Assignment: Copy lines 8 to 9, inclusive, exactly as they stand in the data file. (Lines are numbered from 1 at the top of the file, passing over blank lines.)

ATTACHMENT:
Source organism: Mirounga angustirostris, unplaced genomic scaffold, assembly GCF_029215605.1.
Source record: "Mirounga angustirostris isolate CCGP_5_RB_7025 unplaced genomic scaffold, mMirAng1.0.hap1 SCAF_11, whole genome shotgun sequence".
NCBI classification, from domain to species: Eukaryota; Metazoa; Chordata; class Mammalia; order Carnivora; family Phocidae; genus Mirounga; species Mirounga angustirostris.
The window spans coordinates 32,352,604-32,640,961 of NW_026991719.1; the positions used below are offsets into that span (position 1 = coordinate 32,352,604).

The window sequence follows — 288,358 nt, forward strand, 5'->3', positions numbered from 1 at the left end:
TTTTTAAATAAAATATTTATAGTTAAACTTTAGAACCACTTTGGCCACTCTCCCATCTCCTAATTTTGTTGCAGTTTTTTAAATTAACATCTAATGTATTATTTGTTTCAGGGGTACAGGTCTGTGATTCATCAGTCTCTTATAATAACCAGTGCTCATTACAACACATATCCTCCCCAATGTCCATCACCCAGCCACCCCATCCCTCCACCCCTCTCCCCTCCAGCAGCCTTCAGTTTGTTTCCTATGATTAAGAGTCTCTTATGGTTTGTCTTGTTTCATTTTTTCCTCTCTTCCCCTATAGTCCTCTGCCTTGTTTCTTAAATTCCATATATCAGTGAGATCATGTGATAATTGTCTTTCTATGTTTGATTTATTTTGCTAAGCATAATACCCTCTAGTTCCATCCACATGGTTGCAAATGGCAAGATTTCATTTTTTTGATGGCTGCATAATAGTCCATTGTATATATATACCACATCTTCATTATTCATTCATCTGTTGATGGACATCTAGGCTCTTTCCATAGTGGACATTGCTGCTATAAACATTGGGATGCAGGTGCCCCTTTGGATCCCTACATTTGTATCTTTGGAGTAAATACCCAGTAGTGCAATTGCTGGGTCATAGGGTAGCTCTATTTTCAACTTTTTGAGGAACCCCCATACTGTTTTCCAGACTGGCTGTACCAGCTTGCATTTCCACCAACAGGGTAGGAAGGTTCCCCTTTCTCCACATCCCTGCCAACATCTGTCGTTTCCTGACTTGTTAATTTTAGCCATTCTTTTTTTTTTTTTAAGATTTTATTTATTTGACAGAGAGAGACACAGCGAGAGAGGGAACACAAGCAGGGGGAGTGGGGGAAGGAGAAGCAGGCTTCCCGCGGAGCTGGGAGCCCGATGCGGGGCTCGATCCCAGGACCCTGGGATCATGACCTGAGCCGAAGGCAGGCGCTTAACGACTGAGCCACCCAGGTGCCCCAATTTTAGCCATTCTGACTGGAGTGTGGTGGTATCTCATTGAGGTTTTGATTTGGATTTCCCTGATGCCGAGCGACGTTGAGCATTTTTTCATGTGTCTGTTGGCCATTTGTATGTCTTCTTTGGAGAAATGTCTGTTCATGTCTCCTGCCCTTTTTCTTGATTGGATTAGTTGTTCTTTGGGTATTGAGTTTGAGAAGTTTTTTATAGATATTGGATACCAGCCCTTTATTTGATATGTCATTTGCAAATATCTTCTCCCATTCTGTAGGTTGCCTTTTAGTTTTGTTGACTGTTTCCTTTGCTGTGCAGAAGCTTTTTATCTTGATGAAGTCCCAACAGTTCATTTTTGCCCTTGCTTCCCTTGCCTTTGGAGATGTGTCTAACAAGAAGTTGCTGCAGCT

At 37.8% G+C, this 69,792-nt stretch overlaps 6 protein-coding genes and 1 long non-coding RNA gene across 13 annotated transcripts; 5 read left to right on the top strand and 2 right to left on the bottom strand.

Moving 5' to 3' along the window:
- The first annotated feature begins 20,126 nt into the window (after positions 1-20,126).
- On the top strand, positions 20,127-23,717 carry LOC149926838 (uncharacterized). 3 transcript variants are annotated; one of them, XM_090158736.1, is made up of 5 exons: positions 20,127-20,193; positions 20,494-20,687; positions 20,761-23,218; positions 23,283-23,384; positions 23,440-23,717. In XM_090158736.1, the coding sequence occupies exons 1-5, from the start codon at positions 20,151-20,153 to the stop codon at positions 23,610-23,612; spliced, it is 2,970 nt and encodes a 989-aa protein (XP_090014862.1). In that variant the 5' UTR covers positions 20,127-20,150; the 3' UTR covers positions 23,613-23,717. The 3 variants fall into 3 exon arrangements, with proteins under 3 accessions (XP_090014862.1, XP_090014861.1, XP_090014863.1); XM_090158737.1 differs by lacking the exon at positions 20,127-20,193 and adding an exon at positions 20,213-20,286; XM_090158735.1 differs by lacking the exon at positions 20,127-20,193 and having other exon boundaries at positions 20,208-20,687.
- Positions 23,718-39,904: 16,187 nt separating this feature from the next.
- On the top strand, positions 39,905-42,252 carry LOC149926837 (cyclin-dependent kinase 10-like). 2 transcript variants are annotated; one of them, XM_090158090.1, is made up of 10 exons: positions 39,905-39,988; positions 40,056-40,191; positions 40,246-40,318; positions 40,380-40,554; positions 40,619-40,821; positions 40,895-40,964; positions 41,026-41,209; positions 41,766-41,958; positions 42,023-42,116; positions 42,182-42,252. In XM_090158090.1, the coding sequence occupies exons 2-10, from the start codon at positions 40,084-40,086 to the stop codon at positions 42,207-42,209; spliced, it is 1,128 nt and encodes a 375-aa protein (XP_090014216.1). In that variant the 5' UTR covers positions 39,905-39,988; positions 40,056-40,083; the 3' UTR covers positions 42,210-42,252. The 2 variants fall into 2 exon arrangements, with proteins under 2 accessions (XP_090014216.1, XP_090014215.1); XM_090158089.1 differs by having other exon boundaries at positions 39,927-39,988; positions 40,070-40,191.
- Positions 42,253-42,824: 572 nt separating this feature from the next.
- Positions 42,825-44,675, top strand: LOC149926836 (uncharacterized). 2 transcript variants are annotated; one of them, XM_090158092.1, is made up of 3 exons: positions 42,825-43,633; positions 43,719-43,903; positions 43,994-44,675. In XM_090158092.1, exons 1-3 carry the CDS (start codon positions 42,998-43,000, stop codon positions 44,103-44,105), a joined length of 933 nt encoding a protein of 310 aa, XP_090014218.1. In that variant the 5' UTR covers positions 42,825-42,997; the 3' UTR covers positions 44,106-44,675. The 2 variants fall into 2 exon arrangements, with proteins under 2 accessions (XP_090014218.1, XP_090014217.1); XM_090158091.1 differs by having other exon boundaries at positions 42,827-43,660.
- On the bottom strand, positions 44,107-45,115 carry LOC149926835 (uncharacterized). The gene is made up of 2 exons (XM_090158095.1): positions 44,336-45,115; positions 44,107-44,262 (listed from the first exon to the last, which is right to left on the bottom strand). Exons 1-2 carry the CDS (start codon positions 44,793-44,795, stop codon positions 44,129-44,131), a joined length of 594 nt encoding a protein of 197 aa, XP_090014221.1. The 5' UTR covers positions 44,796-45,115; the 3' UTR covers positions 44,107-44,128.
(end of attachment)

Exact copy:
Moving 5' to 3' along the window:
- The first annotated feature begins 20,126 nt into the window (after positions 1-20,126).